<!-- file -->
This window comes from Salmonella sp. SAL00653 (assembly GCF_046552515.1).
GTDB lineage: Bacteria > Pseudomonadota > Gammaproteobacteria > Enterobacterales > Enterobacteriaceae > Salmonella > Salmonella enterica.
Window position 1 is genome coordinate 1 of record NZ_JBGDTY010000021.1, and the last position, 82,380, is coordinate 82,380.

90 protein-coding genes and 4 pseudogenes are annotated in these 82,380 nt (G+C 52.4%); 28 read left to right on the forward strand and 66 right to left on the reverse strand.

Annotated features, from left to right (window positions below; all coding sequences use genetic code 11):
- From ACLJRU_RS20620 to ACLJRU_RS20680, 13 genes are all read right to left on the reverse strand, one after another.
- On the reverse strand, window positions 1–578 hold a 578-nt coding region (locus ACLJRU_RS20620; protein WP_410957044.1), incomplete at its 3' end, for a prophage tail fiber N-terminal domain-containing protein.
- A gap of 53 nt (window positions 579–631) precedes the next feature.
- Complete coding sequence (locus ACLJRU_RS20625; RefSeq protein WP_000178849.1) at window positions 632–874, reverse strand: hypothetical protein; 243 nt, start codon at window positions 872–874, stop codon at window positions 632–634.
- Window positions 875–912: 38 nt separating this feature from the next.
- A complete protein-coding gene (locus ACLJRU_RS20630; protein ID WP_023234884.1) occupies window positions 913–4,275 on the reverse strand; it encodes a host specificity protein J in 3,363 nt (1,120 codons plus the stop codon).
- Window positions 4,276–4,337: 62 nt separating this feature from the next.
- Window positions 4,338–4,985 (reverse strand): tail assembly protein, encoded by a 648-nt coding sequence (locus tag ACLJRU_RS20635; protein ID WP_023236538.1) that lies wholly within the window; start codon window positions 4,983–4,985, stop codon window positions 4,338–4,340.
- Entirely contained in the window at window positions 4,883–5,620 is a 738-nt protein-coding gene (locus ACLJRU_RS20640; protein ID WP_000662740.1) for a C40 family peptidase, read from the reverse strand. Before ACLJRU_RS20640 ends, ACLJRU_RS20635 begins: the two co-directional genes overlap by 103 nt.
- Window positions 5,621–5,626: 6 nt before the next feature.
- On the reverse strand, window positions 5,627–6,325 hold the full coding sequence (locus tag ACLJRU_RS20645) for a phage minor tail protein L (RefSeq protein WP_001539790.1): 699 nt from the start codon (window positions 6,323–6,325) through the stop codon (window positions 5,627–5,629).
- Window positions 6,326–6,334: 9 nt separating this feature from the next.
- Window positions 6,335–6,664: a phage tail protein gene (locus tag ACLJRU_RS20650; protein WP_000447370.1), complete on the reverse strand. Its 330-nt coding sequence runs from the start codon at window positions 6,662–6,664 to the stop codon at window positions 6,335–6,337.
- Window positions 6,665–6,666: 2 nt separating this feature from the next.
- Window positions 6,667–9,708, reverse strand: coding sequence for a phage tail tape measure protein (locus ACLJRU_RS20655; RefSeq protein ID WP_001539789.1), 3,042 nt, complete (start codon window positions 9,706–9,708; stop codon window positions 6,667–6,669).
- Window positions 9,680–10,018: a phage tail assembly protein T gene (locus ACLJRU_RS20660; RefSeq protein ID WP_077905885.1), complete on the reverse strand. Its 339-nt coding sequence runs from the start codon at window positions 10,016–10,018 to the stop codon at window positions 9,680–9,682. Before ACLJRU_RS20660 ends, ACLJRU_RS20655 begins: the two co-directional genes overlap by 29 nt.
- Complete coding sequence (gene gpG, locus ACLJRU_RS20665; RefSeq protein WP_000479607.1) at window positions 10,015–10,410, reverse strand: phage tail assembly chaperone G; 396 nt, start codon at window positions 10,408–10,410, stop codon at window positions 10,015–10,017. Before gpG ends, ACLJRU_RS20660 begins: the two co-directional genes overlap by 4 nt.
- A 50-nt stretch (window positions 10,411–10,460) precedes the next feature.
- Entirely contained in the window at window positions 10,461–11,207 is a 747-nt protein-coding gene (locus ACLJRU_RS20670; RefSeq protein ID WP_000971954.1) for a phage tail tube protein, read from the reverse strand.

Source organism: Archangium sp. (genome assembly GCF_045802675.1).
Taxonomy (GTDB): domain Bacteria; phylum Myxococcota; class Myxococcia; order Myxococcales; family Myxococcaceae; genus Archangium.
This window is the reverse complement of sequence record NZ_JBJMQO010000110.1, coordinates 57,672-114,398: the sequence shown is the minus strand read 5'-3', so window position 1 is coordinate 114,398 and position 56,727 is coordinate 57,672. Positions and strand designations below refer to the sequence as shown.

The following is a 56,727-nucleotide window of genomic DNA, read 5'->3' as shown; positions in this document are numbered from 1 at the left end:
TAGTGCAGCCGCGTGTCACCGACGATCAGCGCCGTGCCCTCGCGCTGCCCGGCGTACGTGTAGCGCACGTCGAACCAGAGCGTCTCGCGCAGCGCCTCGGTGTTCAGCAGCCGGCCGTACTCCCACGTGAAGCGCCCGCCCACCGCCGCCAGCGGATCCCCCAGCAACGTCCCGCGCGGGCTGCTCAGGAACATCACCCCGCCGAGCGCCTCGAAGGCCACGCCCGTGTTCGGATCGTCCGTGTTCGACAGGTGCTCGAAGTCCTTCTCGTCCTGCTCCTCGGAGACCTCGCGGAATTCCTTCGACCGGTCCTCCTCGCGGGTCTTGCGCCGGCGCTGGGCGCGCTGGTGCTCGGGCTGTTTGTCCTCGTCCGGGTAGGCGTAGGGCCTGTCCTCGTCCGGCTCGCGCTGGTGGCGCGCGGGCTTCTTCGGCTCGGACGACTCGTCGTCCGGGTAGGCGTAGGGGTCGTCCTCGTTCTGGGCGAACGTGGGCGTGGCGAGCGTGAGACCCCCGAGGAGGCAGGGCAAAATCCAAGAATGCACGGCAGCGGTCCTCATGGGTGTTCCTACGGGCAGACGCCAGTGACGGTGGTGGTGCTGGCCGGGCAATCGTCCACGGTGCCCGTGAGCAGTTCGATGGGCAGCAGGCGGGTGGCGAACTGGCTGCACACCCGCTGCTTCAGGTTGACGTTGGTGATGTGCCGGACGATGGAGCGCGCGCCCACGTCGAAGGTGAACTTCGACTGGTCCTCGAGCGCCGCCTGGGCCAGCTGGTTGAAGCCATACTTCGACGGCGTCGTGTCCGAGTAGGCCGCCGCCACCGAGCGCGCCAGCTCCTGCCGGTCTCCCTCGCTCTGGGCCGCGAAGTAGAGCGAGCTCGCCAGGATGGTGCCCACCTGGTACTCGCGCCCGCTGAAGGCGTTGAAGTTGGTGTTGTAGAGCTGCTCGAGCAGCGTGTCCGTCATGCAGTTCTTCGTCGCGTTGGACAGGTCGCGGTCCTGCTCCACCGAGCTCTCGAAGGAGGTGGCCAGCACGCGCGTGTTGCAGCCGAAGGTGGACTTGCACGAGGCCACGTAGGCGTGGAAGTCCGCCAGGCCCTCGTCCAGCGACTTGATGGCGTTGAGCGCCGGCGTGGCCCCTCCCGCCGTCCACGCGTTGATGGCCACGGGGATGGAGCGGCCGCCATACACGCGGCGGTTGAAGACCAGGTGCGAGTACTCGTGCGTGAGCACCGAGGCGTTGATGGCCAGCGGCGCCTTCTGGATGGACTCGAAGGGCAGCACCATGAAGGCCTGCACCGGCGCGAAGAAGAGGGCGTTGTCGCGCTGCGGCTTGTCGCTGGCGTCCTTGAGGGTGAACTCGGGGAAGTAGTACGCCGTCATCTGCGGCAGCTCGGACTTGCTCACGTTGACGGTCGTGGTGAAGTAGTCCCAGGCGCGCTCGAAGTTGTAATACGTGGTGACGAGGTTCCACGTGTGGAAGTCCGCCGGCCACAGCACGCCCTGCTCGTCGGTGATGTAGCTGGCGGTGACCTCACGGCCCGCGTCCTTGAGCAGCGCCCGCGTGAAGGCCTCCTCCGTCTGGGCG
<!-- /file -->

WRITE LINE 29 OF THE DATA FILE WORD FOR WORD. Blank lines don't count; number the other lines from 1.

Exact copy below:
TAGTGCAGCCGCGTGTCACCGACGATCAGCGCCGTGCCCTCGCGCTGCCCGGCGTACGTGTAGCGCACGTCGAACCAGAGCGTCTCGCGCAGCGCCTCGGTGTTCAGCAGCCGGCCGTACTCCCACGTGAAGCGCCCGCCCACCGCCGCCAGCGGATCCCCCAGCAACGTCCCGCGCGGGCTGCTCAGGAACATCACCCCGCCGAGCGCCTCGAAGGCCACGCCCGTGTTCGGATCGTCCGTGTTCGACAGGTGCTCGAAGTCCTTCTCGTCCTGCTCCTCGGAGACCTCGCGGAATTCCTTCGACCGGTCCTCCTCGCGGGTCTTGCGCCGGCGCTGGGCGCGCTGGTGCTCGGGCTGTTTGTCCTCGTCCGGGTAGGCGTAGGGCCTGTCCTCGTCCGGCTCGCGCTGGTGGCGCGCGGGCTTCTTCGGCTCGGACGACTCGTCGTCCGGGTAGGCGTAGGGGTCGTCCTCGTTCTGGGCGAACGTGGGCGTGGCGAGCGTGAGACCCCCGAGGAGGCAGGGCAAAATCCAAGAATGCACGGCAGCGGTCCTCATGGGTGTTCCTACGGGCAGACGCCAGTGACGGTGGTGGTGCTGGCCGGGCAATCGTCCACGGTGCCCGTGAGCAGTTCGATGGGCAGCAGGCGGGTGGCGAACTGGCTGCACACCCGCTGCTTCAGGTTGACGTTGGTGATGTGCCGGACGATGGAGCGCGCGCCCACGTCGAAGGTGAACTTCGACTGGTCCTCGAGCGCCGCCTGGGCCAGCTGGTTGAAGCCATACTTCGACGGCGTCGTGTCCGAGTAGGCCGCCGCCACCGAGCGCGCCAGCTCCTGCCGGTCTCCCTCGCTCTGGGCCGCGAAGTAGAGCGAGCTCGCCAGGATGGTGCCCACCTGGTACTCGCGCCCGCTGAAGGCGTTGAAGTTGGTGTTGTAGAGCTGCTCGAGCAGCGTGTCCGTCATGCAGTTCTTCGTCGCGTTGGACAGGTCGCGGTCCTGCTCCACCGAGCTCTCGAAGGAGGTGGCCAGCACGCGCGTGTTGCAGCCGAAGGTGGACTTGCACGAGGCCACGTAGGCGTGGAAGTCCGCCAGGCCCTCGTCCAGCGACTTGATGGCGTTGAGCGCCGGCGTGGCCCCTCCCGCCGTCCACGCGTTGATGGCCACGGGGATGGAGCGGCCGCCATACACGCGGCGGTTGAAGACCAGGTGCGAGTACTCGTGCGTGAGCACCGAGGCGTTGATGGCCAGCGGCGCCTTCTGGATGGACTCGAAGGGCAGCACCATGAAGGCCTGCACCGGCGCGAAGAAGAGGGCGTTGTCGCGCTGCGGCTTGTCGCTGGCGTCCTTGAGGGTGAACTCGGGGAAGTAGTACGCCGTCATCTGCGGCAGCTCGGACTTGCTCACGTTGACGGTCGTGGTGAAGTAGTCCCAGGCGCGCTCGAAGTTGTAATACGTGGTGACGAGGTTCCACGTGTGGAAGTCCGCCGGCCACAGCACGCCCTGCTCGTCGGTGATGTAGCTGGCGGTGACCTCACGGCCCGCGTCCTTGAGCAGCGCCCGCGTGAAGGCCTCCTCCGTCTGGGCG